The Urban Land Institute (ULI) held its Fall Meeting in Boston on October 8-11. ULI and PwC released the “Emerging Trends in Real Estate 2019” report at the meeting, which presents outlooks for the $7 trillion real estate and land use marketplace based on survey results from over 2,400 ULI members.In its 40th year, the report identifies the top 10 markets for investment. This year, seven of the top markets are in the South. Like last year, Dallas/Fort Worth was highest on the list. For the first time in the publication’s history, Brooklyn, Orlando and Tampa made the top 10.
Other major real estate trends discussed in the report include:
- Retail Transformation: Retail is not dead, but it’s changing. We are seeing major shifts in consumer spending habits drive demand in the logistics real estate sector.
- Disruptors Affect Real Estate: Technological disrupters—such as ride-hailing services, public bike- and scooter-sharing apps, and the influx of package deliveries—are crowding streets, sidewalks and lobbies with an immediate effect on real estate needs and management.
- Amenities and Innovation: Increasing and varied amenities—such as electric car-charging stations, workout facilities and cafes—need to be offered, even in distribution centers and logistics facilities, to attract tenants. Landlords are also engaging customers by reducing pain points through vendor-referral services and simplified leases.
- Logistics Locations Driven by Consumer Demand: The need for logistics facilities locations near consumer centers is rising alongside consumer expectations for fast delivery and inventory choice.
Mark Hansen, Prologis managing director and investment officer, represented the company at a press briefing on the report’s findings. When talking about retail transformation, he explained e-commerce providers need three times the logistics space as traditional retailers, and they want locations close to their customers. These factors, stemming from consumer demand, play into Prologis’ purposeful location strategy and presence in high-consumption markets.
Mark has worked on multiple projects, such as the Oakland Global Logistics Center, where public and private partnering was essential. He encouraged cities to merge public and private interests to form the most effective partnerships, explaining that grants are only available for these big infrastructure projects through private commitments. To get such efforts off the ground, Mark suggested developers start with incremental commitments and divide the work into smaller projects.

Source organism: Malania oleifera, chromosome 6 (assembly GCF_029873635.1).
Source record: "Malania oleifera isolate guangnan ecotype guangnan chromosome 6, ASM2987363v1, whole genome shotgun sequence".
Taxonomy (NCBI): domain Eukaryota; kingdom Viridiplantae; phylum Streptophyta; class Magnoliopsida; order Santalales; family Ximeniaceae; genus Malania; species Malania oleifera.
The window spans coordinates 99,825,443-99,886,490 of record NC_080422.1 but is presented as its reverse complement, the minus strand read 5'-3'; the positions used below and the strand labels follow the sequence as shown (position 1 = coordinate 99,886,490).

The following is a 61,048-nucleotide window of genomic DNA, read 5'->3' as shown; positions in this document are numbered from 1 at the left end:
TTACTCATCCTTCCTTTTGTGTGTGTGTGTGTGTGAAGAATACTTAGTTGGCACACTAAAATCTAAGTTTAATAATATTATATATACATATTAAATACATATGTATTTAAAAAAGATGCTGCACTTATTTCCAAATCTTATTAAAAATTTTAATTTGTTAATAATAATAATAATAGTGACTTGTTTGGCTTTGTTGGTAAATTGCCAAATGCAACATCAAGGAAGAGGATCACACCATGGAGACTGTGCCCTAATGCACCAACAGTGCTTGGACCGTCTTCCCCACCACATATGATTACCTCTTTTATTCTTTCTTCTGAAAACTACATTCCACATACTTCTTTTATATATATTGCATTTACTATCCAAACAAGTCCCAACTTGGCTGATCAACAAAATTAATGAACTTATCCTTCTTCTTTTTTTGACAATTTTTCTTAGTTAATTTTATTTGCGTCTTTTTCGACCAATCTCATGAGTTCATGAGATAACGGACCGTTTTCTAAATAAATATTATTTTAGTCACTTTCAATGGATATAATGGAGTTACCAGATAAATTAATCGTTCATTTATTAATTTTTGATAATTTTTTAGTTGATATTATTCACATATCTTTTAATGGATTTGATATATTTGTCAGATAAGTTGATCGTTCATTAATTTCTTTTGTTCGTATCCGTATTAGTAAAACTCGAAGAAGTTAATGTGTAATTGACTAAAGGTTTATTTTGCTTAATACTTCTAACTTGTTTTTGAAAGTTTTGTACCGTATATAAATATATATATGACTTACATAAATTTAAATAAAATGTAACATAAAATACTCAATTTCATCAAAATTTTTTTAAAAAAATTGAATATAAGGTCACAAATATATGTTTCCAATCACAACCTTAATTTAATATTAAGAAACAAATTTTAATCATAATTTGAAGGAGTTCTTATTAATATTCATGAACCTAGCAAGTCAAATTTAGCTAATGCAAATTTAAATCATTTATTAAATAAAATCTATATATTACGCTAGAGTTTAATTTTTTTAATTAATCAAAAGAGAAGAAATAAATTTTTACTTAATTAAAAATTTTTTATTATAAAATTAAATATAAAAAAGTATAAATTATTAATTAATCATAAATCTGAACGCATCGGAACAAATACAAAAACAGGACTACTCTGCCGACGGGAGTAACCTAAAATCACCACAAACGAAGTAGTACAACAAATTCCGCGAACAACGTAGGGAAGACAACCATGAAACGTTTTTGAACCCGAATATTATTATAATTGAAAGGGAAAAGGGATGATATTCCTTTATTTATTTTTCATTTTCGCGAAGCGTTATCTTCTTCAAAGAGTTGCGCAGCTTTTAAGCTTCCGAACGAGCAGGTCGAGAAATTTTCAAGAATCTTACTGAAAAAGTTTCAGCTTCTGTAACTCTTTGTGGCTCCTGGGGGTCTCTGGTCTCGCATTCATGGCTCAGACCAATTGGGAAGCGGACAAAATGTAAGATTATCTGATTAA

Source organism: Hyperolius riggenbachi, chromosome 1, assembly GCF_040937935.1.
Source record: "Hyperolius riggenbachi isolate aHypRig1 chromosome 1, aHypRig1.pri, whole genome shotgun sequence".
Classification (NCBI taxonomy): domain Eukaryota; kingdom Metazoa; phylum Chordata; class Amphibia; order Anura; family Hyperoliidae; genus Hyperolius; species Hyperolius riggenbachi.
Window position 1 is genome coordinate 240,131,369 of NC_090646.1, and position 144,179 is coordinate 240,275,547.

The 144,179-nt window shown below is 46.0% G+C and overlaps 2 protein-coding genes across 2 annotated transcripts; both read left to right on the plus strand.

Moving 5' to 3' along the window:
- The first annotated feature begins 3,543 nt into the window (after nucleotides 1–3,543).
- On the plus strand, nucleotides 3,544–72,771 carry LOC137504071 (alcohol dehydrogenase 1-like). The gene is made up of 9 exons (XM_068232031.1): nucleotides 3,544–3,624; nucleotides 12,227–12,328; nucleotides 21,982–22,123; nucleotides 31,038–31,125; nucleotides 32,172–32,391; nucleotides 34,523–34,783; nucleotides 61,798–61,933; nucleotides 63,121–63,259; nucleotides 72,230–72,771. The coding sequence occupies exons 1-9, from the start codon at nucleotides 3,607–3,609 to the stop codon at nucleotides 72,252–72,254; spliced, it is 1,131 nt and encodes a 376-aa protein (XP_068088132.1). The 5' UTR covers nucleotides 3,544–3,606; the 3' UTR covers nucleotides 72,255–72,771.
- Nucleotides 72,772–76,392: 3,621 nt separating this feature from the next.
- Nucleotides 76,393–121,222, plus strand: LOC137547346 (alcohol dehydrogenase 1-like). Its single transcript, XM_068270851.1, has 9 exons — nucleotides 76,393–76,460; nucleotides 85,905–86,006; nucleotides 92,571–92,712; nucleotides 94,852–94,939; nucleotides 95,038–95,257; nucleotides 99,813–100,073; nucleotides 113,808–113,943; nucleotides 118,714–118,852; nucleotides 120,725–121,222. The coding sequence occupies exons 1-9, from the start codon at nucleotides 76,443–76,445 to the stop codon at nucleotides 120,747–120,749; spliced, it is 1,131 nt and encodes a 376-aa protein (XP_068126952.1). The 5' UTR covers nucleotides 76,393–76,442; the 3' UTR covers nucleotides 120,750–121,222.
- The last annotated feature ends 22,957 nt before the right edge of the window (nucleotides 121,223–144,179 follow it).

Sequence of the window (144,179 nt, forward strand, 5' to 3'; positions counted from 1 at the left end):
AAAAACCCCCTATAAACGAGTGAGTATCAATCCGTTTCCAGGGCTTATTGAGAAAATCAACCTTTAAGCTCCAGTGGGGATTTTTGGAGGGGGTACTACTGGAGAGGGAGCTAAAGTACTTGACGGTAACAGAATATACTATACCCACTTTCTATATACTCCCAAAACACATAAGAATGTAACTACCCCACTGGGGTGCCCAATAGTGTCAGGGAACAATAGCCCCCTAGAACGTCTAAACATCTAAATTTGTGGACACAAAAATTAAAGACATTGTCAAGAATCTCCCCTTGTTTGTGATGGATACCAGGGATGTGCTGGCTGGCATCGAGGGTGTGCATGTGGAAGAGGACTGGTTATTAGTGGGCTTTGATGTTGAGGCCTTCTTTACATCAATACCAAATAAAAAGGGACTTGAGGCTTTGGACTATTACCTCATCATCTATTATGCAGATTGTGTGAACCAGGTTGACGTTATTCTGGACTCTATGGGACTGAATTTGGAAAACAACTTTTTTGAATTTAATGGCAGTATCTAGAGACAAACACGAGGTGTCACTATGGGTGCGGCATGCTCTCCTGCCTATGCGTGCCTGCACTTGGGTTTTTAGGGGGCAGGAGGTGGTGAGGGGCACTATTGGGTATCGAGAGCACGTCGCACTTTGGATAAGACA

Gayle Starr, Prologis managing director of capital markets and a ULI governing trustee, sat on an expert panel to discuss the report findings along with Owen Thomas, CEO of Boston Properties, as well as a ULI trustee and foundation board member; Hessam Nadji, president and CEO of Marcus & Millichap; and Mitch Roschelle, partner at PwC.
Gayle noted that this is the first time the industrial real estate sector has seen a significant shift as a result of consumer demand. Cyclical spending and consumers wanting fast delivery and varied goods are fueling record demand for industrial real estate. As affluent consumers cluster in urban areas, location is more important than ever before, playing into Prologis’ strategy of being near population centers.
At the forefront of Prologis’ efforts to advance women in real estate, Gayle is also on the executive board of ULI’s Women’s Leadership Initiative (WLI). The mission of WLI, formed in late 2010, is to raise the visibility and number of women leaders in ULI and the real estate industry.
Prologis has been involved as a sponsor and supporter of WLI for the past four years and has given scholarships to 10 female members in recognition of their contributions to ULI and commitment to real estate and land use issues. Prologis hosted a breakfast for the talented scholarship recipients on Tuesday, October 9.
Learn more about the ULI Fall Meeting.